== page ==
These five women from around the world are showing that environmental justice is racial justice. Using social media and podcasts, hosting nature camps and representing their countries at climate conferences, each one of them had a moment of realisation that sparked action. And they’re showing how you can campaign for change too.
DR MYA-ROSE CRAIG
Mya-Rose, a 19-year-old British-Bangladeshi birdwatcher (pictured below), noticed that not many people who shared her hobby looked like her. At the age of 14, she took it upon herself to change this and founded Black2Nature, a nature camp to inspire a new generation of birders. Mya campaigns for access for Visible Minority Ethnic (VME) communities who are currently excluded from the countryside.
“I had noticed that there were no people like me and my family outside in natural spaces but I had not realised that it was not their fault. I therefore decided to make my camp diverse and contacting every person I knew who had contacts within VME communities.”
Mya-Rose is also an author, writing the book, We Have A Dream, to highlight 30 young indigenous people and people of colour on a mission to protect our planet.
Mya received an honorary doctorate from Bristol University at the age of 17, making her the youngest Brit to receive such an award.
AMANDA DA CRUZ COSTA
Receiving a grant to represent Brazil’s young people at COP23 in 2017, Amanda Costa realised that she did not “have to wait until [she was] 35 years old and in a management position to have a powerful voice in society”. Since then, the 25-year-old has made it her “life mission” to make climate justice (including its inseparable link to racial justice), more accessible to young people. She has taken both national and global actions, launching a digital space in Brazil, called Perifa Sustentável to share climate knowledge in hard-to-reach areas of São Paulo. With crowdfunding from her online community, she also attended COP26 in Glasgow last November (2021).
Amanda also led Climathon Sao Paulo, bringing people together to form networks and propose solutions to some of the impacts of climate change.
Kristy Drutman, a Jewish Filipina-American, has made it her mission to amplify the voices of Black, Indigenous, and People of Colour (BIPOC) in the environmental movement. For her, the climate crisis became “a lot more personal” after she saw the devastating effects of Typhoon Haiyan in the Philippines – and its lack of news coverage in the mainstream media. This led her to create a podcast and media platform, Brown Girl Green in 2017, to highlight the importance of diversity and inclusion in the environmental movement, whilst creating a space to discuss creative solutions to climate issues.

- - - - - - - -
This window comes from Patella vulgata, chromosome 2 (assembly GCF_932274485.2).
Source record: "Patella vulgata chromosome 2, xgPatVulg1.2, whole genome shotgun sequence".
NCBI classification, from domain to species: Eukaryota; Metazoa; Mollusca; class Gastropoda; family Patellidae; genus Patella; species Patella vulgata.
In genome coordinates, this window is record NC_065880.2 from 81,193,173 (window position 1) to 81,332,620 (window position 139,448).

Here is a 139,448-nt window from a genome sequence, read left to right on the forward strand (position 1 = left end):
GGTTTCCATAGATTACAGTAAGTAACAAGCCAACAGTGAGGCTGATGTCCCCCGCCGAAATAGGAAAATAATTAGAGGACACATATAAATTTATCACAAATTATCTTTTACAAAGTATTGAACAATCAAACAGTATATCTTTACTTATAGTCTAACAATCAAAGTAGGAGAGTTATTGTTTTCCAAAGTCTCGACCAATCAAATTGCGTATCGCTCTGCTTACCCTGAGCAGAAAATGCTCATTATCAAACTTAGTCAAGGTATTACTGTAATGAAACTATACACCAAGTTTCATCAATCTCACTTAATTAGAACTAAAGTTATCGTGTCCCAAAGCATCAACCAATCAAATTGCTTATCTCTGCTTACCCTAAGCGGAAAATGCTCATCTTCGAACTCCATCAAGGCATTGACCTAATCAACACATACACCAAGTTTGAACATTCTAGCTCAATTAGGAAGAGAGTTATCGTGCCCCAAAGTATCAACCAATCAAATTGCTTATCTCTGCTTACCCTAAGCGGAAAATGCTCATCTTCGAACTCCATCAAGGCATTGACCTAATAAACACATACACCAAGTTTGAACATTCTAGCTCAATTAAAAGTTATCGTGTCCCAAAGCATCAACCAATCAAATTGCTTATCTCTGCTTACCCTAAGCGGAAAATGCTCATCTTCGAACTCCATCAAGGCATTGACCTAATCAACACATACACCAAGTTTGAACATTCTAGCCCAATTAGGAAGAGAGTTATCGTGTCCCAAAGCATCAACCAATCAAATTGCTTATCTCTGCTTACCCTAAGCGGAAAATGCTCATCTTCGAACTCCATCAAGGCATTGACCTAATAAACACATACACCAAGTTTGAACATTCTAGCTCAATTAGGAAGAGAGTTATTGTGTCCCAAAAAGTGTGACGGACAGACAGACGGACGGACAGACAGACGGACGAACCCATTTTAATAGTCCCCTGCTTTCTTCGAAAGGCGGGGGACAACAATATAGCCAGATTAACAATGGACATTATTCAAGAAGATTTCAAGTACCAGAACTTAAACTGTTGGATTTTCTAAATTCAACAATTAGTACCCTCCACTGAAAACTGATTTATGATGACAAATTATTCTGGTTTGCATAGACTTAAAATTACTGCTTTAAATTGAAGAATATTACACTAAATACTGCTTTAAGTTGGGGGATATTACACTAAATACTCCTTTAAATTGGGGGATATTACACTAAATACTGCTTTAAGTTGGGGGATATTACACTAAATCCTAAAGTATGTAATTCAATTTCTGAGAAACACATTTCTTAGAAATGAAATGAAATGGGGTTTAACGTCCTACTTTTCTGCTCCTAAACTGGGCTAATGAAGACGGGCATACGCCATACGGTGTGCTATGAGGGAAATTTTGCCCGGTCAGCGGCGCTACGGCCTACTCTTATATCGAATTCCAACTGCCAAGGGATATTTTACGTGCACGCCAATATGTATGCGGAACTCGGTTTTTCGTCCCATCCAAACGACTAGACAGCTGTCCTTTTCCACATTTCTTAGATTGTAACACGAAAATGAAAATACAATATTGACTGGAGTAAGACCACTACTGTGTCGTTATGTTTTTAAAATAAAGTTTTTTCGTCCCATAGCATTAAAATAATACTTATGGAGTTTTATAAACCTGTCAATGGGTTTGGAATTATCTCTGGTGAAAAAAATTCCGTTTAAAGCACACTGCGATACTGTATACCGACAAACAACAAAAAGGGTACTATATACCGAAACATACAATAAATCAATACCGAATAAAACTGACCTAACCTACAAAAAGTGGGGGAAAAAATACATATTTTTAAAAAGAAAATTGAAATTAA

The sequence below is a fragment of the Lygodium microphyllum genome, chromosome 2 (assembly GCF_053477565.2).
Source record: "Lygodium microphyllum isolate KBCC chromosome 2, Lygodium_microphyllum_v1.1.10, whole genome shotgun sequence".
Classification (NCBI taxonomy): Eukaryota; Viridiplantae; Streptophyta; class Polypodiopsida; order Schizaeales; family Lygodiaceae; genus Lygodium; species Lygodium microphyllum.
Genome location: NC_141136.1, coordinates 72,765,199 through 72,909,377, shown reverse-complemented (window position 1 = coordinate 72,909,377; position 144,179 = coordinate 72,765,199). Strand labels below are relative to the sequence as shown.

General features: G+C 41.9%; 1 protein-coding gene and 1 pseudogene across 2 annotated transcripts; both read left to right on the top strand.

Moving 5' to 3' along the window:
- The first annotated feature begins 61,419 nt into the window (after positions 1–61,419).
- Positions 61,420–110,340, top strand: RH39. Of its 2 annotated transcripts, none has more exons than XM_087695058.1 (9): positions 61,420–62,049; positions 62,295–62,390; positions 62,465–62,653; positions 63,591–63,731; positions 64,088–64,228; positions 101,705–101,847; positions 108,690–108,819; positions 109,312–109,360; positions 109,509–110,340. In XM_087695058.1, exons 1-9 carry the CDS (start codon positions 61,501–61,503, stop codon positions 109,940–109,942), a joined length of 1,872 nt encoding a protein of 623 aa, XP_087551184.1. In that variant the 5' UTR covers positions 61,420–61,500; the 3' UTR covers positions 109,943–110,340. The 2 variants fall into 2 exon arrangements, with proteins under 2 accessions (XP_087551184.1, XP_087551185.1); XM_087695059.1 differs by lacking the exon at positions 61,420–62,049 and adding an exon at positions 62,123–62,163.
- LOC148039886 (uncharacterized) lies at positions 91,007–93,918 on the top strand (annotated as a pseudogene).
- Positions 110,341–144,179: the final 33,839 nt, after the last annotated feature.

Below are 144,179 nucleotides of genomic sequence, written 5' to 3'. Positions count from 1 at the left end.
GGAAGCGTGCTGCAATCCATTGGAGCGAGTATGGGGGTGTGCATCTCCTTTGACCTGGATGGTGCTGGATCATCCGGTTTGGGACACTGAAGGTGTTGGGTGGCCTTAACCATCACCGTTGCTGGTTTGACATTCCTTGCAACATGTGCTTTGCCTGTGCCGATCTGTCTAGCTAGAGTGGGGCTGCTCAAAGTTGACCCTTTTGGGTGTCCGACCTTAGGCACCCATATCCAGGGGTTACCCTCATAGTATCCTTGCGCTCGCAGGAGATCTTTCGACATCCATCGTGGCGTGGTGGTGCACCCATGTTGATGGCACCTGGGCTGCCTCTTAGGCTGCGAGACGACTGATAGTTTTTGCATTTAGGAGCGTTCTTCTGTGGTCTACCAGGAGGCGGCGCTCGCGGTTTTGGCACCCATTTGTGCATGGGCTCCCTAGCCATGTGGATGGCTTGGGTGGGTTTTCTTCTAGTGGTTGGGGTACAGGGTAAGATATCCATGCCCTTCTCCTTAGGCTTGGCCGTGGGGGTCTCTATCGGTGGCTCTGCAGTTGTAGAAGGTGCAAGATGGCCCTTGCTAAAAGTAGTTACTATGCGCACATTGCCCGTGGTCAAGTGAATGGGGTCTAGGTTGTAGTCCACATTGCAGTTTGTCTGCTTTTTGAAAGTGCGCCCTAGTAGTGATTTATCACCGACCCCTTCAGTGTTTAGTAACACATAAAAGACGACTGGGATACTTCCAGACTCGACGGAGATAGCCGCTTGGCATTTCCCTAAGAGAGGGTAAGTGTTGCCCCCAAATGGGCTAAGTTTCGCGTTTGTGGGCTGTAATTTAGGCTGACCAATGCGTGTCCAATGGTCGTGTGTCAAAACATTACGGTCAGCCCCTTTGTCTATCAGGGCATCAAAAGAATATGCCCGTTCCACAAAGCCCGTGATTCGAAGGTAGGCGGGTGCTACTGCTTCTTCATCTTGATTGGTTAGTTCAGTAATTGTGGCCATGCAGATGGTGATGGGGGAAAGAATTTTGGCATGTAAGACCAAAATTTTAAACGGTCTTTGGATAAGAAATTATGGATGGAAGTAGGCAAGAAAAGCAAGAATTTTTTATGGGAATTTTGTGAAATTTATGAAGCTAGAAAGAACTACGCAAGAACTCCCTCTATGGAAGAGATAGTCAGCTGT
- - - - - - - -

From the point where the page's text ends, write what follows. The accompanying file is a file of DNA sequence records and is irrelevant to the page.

Working to instil her listeners with a sense of climate hope, Kristy also uses her social media to make information on climate change more accessible, inspiring others to take action.
“There are a lot of statistics that companies are the ones that ultimately have the power. And yes, they’re definitely the ones that are causing a lot of harm and pollution. I’m not denying that. But I think people don’t recognize how powerful they are.”
At the same time as studying for a medicine degree, Mikaela Loach, 24, has launched her own podcast and taken the government to court. The University of Edinburgh student, filed a case against the UK government in December 2021 alongside campaign group Paid to Pollute, urging them “to stop the flow of public money to oil and gas companies.” Mikaela has dedicated her social media platform to advancing the conversation on climate injustice, whilst hosting the Yikes podcast to continue the debate.
The young activist has also opened up about burnout, advocating for the importance of rest and recovery from activism.
“We cannot rely on exceptional individuals or leaders to change things…No one is coming to save us. Our governments will not save us; big institutions will not save us. The only people that can save us are all of us, ourselves, and that means that we all have to be part of creating that change, and we all have to recognise the power that we have.”
ALEXIS NIKOLE NELSON
Alexis Nikole, known as “The Black Forager” on social media, has amassed over 3 million followers on TikTok alone. The forager uses her platform to share fun recipes using wild foods: from making pink lemonade using violets, to bread stuffing using acorns. With her joyous energy, Alexis Nikole is encouraging more people to see themselves as part of nature and to appreciate the foods that the natural world affords us.
Alexis also uses her platform to remind viewers that “none of our food… exists without context”. She reminds us that the journey of our food does not start at the supermarket, but with the farmer who grew the vegetable, or the indigenous knowledge that led to us having the food in the first place.
“[Foraging is] like Disney World, but full of plants and much cheaper food. You walk in and you see this very vibrant ecosystem that we are a part of. And there’s something so fulfilling about it, right? You’re just like, I pulled this out of the ground, and now it’s sustaining me! So I look into natural spaces and I just see wonder.”
Main image at the top of this page shows the DC Climate Strike, by Susan Melkisethian.